iunicycle - Old back, new cricks
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gerblefranklin
August 23rd 03, 07:25 AM
If you're having trouble keeping weight off your back foot you can try
this quick excercise: Find a 5-8" curb and place the top of the toe of
the foot that is normally on the back pedal when you mount against the
side of the curb. Now, without moving that toe or foot hop with your
other foot onto the sidewalk. Imagine your foot landing on the front
pedal and you gracefully riding away. Now try this on your unicycle.
Hope this helps, or you can already self mount by the time I hit "submit
reply".


--
gerblefranklin

If life had a meaning, would you want to know it?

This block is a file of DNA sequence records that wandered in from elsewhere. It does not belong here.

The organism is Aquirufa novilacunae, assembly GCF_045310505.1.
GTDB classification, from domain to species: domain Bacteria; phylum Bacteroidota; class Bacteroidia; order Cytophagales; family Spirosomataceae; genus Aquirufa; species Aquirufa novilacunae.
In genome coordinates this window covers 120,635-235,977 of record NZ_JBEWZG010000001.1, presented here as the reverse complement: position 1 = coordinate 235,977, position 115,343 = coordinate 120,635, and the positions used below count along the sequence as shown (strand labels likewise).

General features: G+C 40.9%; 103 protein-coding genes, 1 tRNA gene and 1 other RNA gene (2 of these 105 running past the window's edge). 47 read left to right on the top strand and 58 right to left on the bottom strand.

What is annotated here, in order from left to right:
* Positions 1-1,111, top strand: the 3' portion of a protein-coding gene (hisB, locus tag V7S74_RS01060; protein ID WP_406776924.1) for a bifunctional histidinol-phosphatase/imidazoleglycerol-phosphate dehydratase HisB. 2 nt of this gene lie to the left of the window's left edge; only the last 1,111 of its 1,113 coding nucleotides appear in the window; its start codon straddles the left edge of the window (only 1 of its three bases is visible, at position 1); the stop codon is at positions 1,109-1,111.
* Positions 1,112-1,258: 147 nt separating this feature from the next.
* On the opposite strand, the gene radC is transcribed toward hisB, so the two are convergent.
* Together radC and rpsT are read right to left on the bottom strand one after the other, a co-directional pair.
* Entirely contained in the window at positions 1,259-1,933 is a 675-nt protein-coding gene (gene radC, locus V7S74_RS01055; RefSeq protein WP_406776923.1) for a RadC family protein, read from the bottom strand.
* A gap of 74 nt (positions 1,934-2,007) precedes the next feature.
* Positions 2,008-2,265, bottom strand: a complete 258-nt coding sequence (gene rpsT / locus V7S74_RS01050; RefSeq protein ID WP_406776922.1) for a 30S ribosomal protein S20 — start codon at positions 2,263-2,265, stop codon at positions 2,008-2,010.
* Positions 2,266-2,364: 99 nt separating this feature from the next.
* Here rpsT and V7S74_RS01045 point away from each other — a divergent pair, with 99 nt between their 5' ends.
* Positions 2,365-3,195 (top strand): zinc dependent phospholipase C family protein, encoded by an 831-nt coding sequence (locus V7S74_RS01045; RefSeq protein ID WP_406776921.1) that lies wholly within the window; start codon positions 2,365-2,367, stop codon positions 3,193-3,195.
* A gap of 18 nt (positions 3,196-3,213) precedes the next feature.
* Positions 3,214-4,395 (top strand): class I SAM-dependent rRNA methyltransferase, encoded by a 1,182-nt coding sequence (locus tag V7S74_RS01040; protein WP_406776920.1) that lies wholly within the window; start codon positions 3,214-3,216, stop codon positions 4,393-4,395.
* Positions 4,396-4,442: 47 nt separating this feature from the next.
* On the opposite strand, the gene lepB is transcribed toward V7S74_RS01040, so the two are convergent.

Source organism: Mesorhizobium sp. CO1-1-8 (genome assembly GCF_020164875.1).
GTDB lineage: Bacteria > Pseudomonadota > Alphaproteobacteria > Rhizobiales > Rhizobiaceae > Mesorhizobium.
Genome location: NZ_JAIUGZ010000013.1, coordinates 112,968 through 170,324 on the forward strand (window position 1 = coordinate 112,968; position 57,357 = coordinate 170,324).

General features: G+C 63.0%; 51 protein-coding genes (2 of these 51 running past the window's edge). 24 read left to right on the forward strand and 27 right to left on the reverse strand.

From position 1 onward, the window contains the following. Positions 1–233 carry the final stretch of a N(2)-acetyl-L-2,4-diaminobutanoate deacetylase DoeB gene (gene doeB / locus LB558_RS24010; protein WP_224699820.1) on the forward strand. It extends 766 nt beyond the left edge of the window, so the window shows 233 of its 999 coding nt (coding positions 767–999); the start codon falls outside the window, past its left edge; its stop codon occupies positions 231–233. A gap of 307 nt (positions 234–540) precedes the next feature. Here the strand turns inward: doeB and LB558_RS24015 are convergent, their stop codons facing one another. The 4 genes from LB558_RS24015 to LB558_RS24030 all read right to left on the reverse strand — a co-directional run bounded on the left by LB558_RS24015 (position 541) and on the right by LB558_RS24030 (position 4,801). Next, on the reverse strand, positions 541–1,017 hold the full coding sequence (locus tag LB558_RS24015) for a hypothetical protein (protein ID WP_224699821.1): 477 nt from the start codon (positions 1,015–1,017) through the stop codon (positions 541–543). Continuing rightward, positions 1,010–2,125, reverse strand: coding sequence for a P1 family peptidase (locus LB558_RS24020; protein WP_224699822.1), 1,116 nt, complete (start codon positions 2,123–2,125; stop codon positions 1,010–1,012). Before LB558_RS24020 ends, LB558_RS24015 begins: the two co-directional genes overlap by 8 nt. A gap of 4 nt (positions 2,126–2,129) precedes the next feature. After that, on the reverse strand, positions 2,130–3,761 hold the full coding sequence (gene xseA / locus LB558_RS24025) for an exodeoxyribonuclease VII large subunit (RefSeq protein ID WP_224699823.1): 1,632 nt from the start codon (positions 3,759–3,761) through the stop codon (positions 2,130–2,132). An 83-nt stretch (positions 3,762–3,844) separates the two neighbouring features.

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duaner
August 23rd 03, 08:15 AM
UniMike wrote: *... finally got on a couple of times
> - but somehow had my weight centered instead of leaning forward, so
> instead of going anywhere, I just sat there until I fell over sideways
> ...,*


For that specific problem, try giving yourself some more forward
momentum as you push off the ground. That is, if you have your rite
foot on the pedal as you start, then push a little more forward off the
ground with your left foot as you begin the mount.


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The 70's
August 23rd 03, 09:31 AM
When I bought mine (24") ~2 months ago, the one guy at the cycle shop that
knew something about riding suggested starting at a curb, that way the wheel
doesn't kick out behind you.